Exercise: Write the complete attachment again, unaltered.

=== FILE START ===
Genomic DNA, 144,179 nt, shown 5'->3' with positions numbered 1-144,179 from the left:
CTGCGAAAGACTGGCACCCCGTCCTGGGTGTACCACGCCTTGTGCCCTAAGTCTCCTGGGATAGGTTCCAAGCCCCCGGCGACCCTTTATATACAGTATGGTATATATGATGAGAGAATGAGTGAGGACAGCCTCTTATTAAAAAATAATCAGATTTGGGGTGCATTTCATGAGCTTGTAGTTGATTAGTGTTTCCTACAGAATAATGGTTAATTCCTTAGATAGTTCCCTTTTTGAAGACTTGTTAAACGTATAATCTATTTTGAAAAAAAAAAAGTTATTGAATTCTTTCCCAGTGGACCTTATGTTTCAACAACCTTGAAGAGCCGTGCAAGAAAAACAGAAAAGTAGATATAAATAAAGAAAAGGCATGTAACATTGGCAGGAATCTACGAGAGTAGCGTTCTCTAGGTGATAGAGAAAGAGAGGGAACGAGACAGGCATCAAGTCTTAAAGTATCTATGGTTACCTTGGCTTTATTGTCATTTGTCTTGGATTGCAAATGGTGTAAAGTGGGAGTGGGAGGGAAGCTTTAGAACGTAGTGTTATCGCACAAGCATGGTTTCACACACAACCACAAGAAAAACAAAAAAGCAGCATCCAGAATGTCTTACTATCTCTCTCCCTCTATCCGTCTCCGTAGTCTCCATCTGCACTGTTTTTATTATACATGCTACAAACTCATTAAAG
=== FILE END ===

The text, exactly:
Genomic DNA, 144,179 nt, shown 5'->3' with positions numbered 1-144,179 from the left:
CTGCGAAAGACTGGCACCCCGTCCTGGGTGTACCACGCCTTGTGCCCTAAGTCTCCTGGGATAGGTTCCAAGCCCCCGGCGACCCTTTATATACAGTATGGTATATATGATGAGAGAATGAGTGAGGACAGCCTCTTATTAAAAAATAATCAGATTTGGGGTGCATTTCATGAGCTTGTAGTTGATTAGTGTTTCCTACAGAATAATGGTTAATTCCTTAGATAGTTCCCTTTTTGAAGACTTGTTAAACGTATAATCTATTTTGAAAAAAAAAAAGTTATTGAATTCTTTCCCAGTGGACCTTATGTTTCAACAACCTTGAAGAGCCGTGCAAGAAAAACAGAAAAGTAGATATAAATAAAGAAAAGGCATGTAACATTGGCAGGAATCTACGAGAGTAGCGTTCTCTAGGTGATAGAGAAAGAGAGGGAACGAGACAGGCATCAAGTCTTAAAGTATCTATGGTTACCTTGGCTTTATTGTCATTTGTCTTGGATTGCAAATGGTGTAAAGTGGGAGTGGGAGGGAAGCTTTAGAACGTAGTGTTATCGCACAAGCATGGTTTCACACACAACCACAAGAAAAACAAAAAAGCAGCATCCAGAATGTCTTACTATCTCTCTCCCTCTATCCGTCTCCGTAGTCTCCATCTGCACTGTTTTTATTATACATGCTACAAACTCATTAAAG